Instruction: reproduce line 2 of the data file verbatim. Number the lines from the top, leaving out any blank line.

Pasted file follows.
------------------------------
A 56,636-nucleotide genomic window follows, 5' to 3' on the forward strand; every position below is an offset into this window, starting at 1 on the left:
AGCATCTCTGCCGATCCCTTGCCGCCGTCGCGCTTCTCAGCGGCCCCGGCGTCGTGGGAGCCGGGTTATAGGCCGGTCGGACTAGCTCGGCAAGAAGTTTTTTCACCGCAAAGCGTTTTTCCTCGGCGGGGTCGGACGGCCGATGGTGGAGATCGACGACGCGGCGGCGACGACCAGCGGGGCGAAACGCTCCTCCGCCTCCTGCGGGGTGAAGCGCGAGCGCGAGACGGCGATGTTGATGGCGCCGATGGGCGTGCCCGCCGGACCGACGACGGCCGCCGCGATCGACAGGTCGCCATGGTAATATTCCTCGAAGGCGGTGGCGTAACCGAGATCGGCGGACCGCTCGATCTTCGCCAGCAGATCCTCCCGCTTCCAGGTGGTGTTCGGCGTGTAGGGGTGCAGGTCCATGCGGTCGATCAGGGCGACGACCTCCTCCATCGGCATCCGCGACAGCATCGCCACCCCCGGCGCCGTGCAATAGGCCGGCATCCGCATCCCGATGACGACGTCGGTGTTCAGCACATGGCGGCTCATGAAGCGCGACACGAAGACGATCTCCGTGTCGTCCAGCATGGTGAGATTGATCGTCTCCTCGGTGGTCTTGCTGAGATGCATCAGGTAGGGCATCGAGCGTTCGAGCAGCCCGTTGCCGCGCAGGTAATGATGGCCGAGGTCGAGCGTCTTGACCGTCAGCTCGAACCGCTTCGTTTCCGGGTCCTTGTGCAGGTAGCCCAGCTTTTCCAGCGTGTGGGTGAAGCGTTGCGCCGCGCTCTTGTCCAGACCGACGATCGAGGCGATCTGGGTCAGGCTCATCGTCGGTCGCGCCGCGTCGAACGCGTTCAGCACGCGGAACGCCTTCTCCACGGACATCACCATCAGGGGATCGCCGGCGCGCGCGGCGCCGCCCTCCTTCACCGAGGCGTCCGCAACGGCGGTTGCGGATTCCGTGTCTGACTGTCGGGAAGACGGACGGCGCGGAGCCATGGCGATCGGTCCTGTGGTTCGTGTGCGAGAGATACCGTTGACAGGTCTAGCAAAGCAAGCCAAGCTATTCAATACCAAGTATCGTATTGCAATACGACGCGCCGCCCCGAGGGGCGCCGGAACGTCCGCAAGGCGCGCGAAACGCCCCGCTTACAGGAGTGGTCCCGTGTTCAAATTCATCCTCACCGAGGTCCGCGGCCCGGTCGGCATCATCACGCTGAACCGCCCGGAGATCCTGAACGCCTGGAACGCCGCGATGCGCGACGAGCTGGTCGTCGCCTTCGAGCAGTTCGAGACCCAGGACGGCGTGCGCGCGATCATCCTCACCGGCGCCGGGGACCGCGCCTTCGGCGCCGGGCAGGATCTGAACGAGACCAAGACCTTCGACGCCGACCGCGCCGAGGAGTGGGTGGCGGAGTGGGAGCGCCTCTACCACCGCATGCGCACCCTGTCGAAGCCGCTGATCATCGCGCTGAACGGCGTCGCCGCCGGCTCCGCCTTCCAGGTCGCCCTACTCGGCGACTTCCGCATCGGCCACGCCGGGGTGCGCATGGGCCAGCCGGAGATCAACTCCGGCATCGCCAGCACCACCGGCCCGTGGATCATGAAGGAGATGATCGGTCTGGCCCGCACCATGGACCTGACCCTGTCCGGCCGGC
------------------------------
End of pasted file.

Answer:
AGCATCTCTGCCGATCCCTTGCCGCCGTCGCGCTTCTCAGCGGCCCCGGCGTCGTGGGAGCCGGGTTATAGGCCGGTCGGACTAGCTCGGCAAGAAGTTTTTTCACCGCAAAGCGTTTTTCCTCGGCGGGGTCGGACGGCCGATGGTGGAGATCGACGACGCGGCGGCGACGACCAGCGGGGCGAAACGCTCCTCCGCCTCCTGCGGGGTGAAGCGCGAGCGCGAGACGGCGATGTTGATGGCGCCGATGGGCGTGCCCGCCGGACCGACGACGGCCGCCGCGATCGACAGGTCGCCATGGTAATATTCCTCGAAGGCGGTGGCGTAACCGAGATCGGCGGACCGCTCGATCTTCGCCAGCAGATCCTCCCGCTTCCAGGTGGTGTTCGGCGTGTAGGGGTGCAGGTCCATGCGGTCGATCAGGGCGACGACCTCCTCCATCGGCATCCGCGACAGCATCGCCACCCCCGGCGCCGTGCAATAGGCCGGCATCCGCATCCCGATGACGACGTCGGTGTTCAGCACATGGCGGCTCATGAAGCGCGACACGAAGACGATCTCCGTGTCGTCCAGCATGGTGAGATTGATCGTCTCCTCGGTGGTCTTGCTGAGATGCATCAGGTAGGGCATCGAGCGTTCGAGCAGCCCGTTGCCGCGCAGGTAATGATGGCCGAGGTCGAGCGTCTTGACCGTCAGCTCGAACCGCTTCGTTTCCGGGTCCTTGTGCAGGTAGCCCAGCTTTTCCAGCGTGTGGGTGAAGCGTTGCGCCGCGCTCTTGTCCAGACCGACGATCGAGGCGATCTGGGTCAGGCTCATCGTCGGTCGCGCCGCGTCGAACGCGTTCAGCACGCGGAACGCCTTCTCCACGGACATCACCATCAGGGGATCGCCGGCGCGCGCGGCGCCGCCCTCCTTCACCGAGGCGTCCGCAACGGCGGTTGCGGATTCCGTGTCTGACTGTCGGGAAGACGGACGGCGCGGAGCCATGGCGATCGGTCCTGTGGTTCGTGTGCGAGAGATACCGTTGACAGGTCTAGCAAAGCAAGCCAAGCTATTCAATACCAAGTATCGTATTGCAATACGACGCGCCGCCCCGAGGGGCGCCGGAACGTCCGCAAGGCGCGCGAAACGCCCCGCTTACAGGAGTGGTCCCGTGTTCAAATTCATCCTCACCGAGGTCCGCGGCCCGGTCGGCATCATCACGCTGAACCGCCCGGAGATCCTGAACGCCTGGAACGCCGCGATGCGCGACGAGCTGGTCGTCGCCTTCGAGCAGTTCGAGACCCAGGACGGCGTGCGCGCGATCATCCTCACCGGCGCCGGGGACCGCGCCTTCGGCGCCGGGCAGGATCTGAACGAGACCAAGACCTTCGACGCCGACCGCGCCGAGGAGTGGGTGGCGGAGTGGGAGCGCCTCTACCACCGCATGCGCACCCTGTCGAAGCCGCTGATCATCGCGCTGAACGGCGTCGCCGCCGGCTCCGCCTTCCAGGTCGCCCTACTCGGCGACTTCCGCATCGGCCACGCCGGGGTGCGCATGGGCCAGCCGGAGATCAACTCCGGCATCGCCAGCACCACCGGCCCGTGGATCATGAAGGAGATGATCGGTCTGGCCCGCACCATGGACCTGACCCTGTCCGGCCGGC